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May 11, 2022
May 11, 2022
Side hustle

Side Hustles for Teenagers

If you’re looking to earn some money on the side as a teenager it doesn’t have to be done with a part time job. Here’s 10 teen side hustles to get you started. 

It’s hard out there. As you go through your teens you realise that money can give you independence but also that you might not always have access to it. Money gets you festivals, clothes, in-game purchases, restaurants, holidays and most of all it means you can be your own person away from the parents. 

But how can you earn money as an adolescent? Doing part-time work on top of studies and having a social life can be a killer, especially when the hours are unsociable. As an alternative, it is possible to make some money, and even start your own business, as a side hustle where you can be your own boss and choose when you work. This isn’t a get-rich-quick manual but an alternative way to graft for an honest bit of moolah. 

To demonstrate this we’ve picked our top 5 easy teen side hustles and 5 of the most modern ones to inspire you and show you how to start out. 

5 easy teen side hustles

1. Paid survey taking 

You can earn a few hundred pounds a year if you’re happy to share your opinion on everything from fabric softeners to politics. You can either complete online surveys or join physical focus groups (where you sit in a room to discuss a company’s new product). Companies often find this kind of information incredibly valuable as they understand how to market and develop products for the public. Money Saving Expert claims you can make as much as £800 if you really push it.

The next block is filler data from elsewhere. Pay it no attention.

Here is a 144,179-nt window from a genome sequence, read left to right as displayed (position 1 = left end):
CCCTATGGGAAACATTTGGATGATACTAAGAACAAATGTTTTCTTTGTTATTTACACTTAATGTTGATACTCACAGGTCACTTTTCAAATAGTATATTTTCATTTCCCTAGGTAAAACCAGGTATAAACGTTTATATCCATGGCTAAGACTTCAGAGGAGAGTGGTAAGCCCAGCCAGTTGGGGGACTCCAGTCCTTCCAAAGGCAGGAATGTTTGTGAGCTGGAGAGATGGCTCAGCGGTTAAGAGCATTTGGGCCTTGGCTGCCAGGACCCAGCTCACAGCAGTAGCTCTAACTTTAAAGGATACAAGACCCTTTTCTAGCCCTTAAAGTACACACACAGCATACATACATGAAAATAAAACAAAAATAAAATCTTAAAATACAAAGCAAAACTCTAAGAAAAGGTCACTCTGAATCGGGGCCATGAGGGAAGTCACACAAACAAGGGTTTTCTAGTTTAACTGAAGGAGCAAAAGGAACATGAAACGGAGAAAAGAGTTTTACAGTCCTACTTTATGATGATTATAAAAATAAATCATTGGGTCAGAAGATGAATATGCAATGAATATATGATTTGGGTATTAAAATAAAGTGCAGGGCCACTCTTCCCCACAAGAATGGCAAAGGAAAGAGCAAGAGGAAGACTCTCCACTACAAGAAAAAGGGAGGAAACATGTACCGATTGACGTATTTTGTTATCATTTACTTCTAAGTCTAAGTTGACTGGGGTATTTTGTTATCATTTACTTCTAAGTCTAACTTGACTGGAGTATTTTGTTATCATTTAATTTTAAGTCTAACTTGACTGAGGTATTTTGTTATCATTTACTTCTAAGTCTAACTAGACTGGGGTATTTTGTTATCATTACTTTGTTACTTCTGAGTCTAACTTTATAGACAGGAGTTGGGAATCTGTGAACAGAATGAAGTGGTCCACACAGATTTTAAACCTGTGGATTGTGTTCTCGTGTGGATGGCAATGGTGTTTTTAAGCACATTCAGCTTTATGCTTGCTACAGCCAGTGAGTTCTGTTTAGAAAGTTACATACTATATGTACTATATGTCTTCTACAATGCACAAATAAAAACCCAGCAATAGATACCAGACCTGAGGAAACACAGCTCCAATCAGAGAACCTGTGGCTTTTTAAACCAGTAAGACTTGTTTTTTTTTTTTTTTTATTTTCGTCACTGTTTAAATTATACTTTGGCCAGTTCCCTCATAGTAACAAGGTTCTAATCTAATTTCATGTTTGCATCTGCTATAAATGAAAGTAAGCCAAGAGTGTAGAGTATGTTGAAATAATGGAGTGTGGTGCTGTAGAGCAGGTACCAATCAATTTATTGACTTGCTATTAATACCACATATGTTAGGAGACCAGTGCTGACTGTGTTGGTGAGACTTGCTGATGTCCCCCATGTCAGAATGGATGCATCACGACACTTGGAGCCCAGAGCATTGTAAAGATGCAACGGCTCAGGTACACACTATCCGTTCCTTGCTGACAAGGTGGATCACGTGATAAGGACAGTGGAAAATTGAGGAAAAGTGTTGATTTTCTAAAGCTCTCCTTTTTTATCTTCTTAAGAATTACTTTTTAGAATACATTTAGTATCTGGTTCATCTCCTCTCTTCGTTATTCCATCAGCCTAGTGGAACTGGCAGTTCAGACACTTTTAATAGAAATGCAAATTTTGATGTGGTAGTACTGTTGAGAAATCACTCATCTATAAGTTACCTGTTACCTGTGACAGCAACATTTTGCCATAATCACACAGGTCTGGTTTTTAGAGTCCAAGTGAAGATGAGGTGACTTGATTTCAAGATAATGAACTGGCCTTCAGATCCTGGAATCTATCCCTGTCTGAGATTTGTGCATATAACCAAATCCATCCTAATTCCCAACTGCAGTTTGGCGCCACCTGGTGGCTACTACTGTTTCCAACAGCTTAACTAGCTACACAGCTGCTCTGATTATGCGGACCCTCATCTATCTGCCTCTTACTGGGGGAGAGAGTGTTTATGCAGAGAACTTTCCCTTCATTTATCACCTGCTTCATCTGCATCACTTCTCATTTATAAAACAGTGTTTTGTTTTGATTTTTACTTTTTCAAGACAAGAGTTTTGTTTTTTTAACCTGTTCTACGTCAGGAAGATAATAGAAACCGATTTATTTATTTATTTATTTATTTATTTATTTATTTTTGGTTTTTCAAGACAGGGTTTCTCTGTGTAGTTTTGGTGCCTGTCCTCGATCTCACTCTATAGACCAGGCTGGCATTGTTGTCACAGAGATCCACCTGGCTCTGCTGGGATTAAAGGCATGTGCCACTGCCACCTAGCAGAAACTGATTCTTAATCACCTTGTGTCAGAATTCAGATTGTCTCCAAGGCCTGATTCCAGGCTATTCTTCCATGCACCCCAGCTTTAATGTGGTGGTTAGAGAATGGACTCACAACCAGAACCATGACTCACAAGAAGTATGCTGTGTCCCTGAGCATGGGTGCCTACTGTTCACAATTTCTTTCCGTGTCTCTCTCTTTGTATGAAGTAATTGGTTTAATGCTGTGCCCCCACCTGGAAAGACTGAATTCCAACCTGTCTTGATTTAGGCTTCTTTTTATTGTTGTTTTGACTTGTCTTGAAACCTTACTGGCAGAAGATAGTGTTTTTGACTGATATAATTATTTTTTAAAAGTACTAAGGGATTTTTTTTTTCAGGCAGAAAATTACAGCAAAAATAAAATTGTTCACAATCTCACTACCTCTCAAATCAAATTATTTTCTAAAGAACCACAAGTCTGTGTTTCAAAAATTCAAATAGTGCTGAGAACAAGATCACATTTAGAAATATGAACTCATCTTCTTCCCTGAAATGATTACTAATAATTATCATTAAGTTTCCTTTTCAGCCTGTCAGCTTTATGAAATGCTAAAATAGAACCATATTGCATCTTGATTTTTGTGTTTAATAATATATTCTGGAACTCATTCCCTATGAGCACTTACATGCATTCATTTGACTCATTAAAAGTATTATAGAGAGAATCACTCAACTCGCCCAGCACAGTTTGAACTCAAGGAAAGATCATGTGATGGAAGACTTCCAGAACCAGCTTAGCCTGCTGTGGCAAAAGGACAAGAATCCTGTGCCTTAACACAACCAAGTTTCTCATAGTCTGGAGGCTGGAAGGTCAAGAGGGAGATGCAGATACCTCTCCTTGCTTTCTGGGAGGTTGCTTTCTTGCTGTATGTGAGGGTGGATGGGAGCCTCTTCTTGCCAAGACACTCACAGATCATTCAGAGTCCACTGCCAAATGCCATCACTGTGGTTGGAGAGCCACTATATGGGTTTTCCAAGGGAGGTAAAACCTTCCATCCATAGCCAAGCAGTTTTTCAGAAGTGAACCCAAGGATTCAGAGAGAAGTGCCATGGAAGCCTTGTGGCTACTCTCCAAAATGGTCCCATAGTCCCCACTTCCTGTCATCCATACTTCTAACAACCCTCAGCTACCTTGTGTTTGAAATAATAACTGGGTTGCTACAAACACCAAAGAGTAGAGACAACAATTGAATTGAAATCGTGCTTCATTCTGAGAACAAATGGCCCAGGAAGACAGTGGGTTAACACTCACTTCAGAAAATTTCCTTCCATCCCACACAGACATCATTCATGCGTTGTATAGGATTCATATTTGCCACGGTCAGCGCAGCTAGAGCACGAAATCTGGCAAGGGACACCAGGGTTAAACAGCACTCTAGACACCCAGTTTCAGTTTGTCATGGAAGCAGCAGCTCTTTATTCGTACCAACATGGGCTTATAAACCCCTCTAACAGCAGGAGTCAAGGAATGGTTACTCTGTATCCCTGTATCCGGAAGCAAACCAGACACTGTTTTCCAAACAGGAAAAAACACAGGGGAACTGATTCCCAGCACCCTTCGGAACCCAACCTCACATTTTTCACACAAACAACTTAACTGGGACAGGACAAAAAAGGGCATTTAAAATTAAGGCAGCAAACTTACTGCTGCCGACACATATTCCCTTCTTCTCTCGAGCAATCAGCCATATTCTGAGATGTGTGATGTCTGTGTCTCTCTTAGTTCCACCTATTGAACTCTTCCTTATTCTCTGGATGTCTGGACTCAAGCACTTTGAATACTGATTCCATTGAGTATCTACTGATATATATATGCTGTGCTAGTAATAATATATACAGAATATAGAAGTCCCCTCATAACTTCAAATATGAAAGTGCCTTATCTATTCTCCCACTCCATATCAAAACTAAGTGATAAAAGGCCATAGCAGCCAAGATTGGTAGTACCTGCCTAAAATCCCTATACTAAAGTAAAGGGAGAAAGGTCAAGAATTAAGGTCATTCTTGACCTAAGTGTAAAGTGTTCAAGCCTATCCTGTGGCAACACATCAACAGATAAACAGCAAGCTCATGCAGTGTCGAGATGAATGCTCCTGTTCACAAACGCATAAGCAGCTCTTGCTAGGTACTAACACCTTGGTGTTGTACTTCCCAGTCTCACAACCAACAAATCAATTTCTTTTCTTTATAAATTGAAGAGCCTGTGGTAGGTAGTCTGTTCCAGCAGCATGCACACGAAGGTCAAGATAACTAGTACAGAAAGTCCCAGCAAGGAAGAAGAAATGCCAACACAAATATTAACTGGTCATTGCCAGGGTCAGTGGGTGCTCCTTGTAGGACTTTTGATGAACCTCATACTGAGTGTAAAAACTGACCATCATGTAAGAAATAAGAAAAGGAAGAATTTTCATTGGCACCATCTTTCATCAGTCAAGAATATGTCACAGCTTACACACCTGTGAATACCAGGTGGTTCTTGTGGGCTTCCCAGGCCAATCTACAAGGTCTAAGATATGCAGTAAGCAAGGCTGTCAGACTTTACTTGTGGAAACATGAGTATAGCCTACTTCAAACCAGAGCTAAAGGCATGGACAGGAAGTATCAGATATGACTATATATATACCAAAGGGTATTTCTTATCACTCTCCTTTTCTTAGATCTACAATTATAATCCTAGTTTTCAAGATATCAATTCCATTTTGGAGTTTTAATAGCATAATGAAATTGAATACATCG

2. Dog walking

A good one if you’re at college and you have some free periods in the day. Many dog owners find themselves struggling to look after their pets during the working week, so could do with someone who walks their pooch for them. The average rate per walk is £11.25 in the UK so 5 walks a week is nearly £60 for the weekend. NextDoor is a good place to advertise your service locally, it could even become its own business if you get enough clients.

3. Tutoring

This does require you to be relatively keen on a particular academic subject. But if there’s one you excel at and you think you could help then why not advertise your services to the parents of people in the year below. If you’ve just done the exams for that course and got good marks then the revision should still be pretty fresh for you. Why not go over it with those studying for it. You can earn between £15 and £35 an hour depending on experience. 

4. Refereeing 

Every weekend, up and down the country people of all ages and professional levels are playing sport, and a large majority need someone to officiate their game. According to the Amateur Football Association a football referee should receive £32 for a men’s game and £35 for a women’s game. So two games a weekend could pay for a Saturday night out or a driving lesson or just put some money in the bank for something big.

5. Gardening

You might want to work alongside an experienced gardener for a bit first, because some technical knowledge is required for the more complicated stuff. But weeding patios and mowing lawns can be a good entry point. The average 3 hour garden clearing session is about £80. Again Nextdoor is a good place to get word out.